The end of the year brings joy with holidays and other celebrations, and for film lovers, a plethora of "Oscar bait." It really is the most wonderful time of year!

If you're unfamiliar with the term "Oscar bait," it simply means a film created for the sole purpose of earning Academy Award nominations. Sometimes it's very obvious, especially when a movie is just bad, but other times art and creativity prevail. Either way, I'm just happy I get to watch new movies. 

This past weekend, streaming platforms got a huge dump of Oscar contenders, and I have been living for it. I've been really impressed with the range of stories being told in these movies, which gives viewers a little bit of everything to enjoy. 

I heard great things about "Sound of Metal," but I didn't know just how much this film would affect me. Starring Riz Ahmed as drummer Ruben, his life and career are completely turned upside down when he begins to lose his hearing. One day everything is fine, the next the ringing, buzzing and totally unnatural sounds won't get out of his head.

At first, understandably, he thinks it'll go away and things will go back to normal. But after he is encouraged to spend time with other deaf and hard of hearing individuals, he begins to understand what it's like to be in this community and its belief that deafness is not a handicap. However, once he learns that an operation might be able to help him hear again, he goes off course.

This film definitely hit close to home for me. Growing up, I watched my father, at a young age, begin to lose his hearing. One day he was fine, but then the next everything changed. The ringing and buzzing was constant and so amplified that he felt like he was going to lose his mind. A few years later, my father was diagnosed with Ménière's disease, which is an inner ear disorder that causes vertigo. On top of watching him lose his hearing, I had to see him constantly in pain and often sick from this awful disease.

He had an operation that was meant to restore a lot of his hearing, but as this movie explains, once you lose your hearing, it can never come back. The hearing aids that have come since haven’t helped much either, pretty much just filling his ears with even more strange and unnatural sounds. He can still hear something with the help of those aids, but it's not like what it once was.

Ahmed's performance in "Sound of Metal" shows exactly what it's like to go through the pain. The frustrations, anger, sadness and disappointment that I saw with my father were perfectly captured by Ahmed. Even that little bit of hope — having an operation to get hearing implants — was real. He definitely deserves to be a best actor nominee throughout awards season.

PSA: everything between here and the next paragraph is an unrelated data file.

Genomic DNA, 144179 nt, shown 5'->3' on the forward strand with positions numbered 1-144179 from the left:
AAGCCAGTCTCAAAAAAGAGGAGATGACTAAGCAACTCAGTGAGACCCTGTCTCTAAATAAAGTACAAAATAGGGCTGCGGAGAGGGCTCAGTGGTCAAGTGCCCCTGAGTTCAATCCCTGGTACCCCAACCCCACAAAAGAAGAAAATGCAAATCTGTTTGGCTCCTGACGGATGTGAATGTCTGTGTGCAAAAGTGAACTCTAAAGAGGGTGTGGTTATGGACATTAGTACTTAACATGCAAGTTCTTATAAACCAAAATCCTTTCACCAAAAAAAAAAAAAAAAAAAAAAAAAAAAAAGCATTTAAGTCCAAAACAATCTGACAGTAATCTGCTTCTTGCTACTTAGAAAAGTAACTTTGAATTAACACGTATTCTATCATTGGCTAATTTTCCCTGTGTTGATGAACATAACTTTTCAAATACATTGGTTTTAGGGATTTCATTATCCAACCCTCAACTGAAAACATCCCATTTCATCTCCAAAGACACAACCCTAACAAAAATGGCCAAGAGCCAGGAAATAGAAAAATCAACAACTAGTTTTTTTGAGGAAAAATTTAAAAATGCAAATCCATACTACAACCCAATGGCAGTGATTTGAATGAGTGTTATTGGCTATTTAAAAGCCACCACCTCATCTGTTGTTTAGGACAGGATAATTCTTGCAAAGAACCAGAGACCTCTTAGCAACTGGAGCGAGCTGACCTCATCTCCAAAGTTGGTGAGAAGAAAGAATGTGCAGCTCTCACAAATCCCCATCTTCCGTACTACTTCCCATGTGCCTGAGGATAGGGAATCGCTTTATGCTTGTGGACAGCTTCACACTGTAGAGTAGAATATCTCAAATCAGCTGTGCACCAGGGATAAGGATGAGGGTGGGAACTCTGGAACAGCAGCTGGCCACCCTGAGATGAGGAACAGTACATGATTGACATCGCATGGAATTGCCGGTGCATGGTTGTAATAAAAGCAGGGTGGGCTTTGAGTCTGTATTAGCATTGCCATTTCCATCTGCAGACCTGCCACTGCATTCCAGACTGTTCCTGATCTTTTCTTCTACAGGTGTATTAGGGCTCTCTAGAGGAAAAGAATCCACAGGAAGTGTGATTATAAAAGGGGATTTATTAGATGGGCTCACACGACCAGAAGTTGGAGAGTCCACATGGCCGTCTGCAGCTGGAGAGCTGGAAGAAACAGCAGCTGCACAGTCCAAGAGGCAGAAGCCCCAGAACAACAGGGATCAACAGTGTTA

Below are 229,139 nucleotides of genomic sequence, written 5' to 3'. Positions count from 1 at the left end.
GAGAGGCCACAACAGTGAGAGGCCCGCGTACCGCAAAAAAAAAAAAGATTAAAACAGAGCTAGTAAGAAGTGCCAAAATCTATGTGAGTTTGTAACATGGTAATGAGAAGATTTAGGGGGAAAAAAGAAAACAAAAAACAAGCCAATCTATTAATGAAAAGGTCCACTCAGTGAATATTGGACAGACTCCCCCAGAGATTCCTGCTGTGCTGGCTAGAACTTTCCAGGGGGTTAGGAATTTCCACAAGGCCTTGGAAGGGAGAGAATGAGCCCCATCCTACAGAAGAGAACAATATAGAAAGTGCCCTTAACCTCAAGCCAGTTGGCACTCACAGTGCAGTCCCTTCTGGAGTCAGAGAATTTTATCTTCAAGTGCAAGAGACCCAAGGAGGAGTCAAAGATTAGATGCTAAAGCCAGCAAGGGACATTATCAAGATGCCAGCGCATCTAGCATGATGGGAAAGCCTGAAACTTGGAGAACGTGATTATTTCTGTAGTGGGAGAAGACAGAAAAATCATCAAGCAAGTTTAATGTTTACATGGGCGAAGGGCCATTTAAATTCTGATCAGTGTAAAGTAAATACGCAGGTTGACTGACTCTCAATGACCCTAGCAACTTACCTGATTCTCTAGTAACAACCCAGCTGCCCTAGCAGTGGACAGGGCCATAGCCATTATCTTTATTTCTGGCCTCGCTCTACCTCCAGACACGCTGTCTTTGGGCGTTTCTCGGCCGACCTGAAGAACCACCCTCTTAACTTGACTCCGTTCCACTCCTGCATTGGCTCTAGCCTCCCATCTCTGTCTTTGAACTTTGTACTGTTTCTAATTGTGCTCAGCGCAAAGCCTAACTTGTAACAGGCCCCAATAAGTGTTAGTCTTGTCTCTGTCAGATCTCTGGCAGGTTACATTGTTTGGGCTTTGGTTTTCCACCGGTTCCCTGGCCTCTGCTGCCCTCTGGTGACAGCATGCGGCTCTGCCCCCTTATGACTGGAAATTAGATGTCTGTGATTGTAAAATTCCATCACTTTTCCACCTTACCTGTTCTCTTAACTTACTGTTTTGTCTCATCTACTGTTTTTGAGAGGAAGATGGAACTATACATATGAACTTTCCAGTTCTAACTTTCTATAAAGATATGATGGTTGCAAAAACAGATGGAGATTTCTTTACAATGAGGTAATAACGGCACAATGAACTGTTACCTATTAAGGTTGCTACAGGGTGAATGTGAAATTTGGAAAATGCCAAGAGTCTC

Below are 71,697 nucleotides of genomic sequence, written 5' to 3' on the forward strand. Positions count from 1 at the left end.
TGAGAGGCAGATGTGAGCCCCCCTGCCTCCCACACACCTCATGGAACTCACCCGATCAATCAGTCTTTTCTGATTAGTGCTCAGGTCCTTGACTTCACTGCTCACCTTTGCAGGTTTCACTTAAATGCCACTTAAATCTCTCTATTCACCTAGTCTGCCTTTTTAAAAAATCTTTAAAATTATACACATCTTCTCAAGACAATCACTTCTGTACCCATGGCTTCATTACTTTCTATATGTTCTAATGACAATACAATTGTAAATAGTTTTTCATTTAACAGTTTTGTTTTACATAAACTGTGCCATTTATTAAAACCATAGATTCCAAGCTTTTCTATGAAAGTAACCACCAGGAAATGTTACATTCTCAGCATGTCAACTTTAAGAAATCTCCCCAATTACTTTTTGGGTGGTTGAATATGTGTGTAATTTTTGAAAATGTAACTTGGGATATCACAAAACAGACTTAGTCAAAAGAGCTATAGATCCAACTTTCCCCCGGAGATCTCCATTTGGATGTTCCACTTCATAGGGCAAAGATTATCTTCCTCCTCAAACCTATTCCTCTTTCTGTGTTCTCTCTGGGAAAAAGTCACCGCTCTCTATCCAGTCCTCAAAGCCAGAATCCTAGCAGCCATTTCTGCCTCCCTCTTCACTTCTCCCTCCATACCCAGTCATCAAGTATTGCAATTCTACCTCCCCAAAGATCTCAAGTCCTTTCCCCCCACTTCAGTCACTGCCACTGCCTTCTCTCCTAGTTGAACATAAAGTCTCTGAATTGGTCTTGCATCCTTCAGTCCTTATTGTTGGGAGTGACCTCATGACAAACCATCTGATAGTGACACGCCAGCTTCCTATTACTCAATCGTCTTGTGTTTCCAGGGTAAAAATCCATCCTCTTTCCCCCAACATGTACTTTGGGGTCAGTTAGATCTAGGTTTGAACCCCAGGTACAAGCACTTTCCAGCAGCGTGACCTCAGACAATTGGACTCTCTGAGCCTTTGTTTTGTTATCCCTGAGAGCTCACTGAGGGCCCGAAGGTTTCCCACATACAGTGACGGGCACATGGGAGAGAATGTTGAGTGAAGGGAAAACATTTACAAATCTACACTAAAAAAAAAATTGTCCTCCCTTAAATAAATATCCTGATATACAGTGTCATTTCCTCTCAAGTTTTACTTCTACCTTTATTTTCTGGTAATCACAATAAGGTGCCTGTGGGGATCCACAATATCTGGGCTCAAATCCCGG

I also really enjoyed the other side of the coin: what it's like to see someone go through this. Ruben's girlfriend and bandmate, Lou (Olivia Cooke), truly doesn't know what to do to make it better and how to help him through this. I felt a bit of myself in her.

I think this film will also be a contender for sound categories. Editors did a wonderful job blending what those of us without hearing problems hear versus what Ruben heard pre- and post-surgery.

"Sound of Metal" is available to stream on Amazon Prime Video.

While most of us have heard of the cinema classic "Citizen Kane," less is known about the life of its screenwriter, Herman J. Mankiewicz. David Fincher's "Mank" is all about the ups and downs before, during and after the writing of what's been called the greatest film of all time.

There are several different years covered in "Mank" so you definitely have to pay attention. We are first introduced to Mankiewicz (Gary Oldman), Mank for short, in 1940 when he has been called on by Orson Welles to write his next screenplay. Mank, with the help of his secretary, Rita Alexander (Lily Collins), hunkers down in Victorville to get the project done.

In a series of flashbacks spanning the 1930s, we see Mank meet a slew of big names, such as actress Marion Davies (Amanda Seyfried), David O. Selznick, Josef Von Sternberg, Irving Thalberg and William Randolph Hearst. These individuals, one way or another, have some influence on his script's making. We also see the way a smear campaign affected the 1934 California gubernatorial election, which we know is a relevant subject today.

Not everything is as it seems in this film, so don't go into it thinking you're about to see a biopic. However, it does a great job of bringing old Hollywood back on our screens and showcasing powerhouse performances. Oldman does a great job of commanding every room, even when he's a little drunk, but Seyfried stands out to me. She brings a lightness to this movie that's needed, and her chemistry with Oldman really shines. I think we'll definitely see these two up for acting awards, and "Mank" seems to be a top best picture contender at the moment.

"Mank" is available to stream on Netflix.

Other likely Oscar contenders that came out this past weekend include "Ammonite" with Kate Winslet and Saoirse Ronan and "Black Bear" with Aubrey Plaza. As December continues, we'll see even more contenders so be on the look out for "Oscar bait" — the good, the bad and the plain ugly.

Ema Sasic can be reached at 661-395-7392. Follow her on Twitter: @ema_sasic.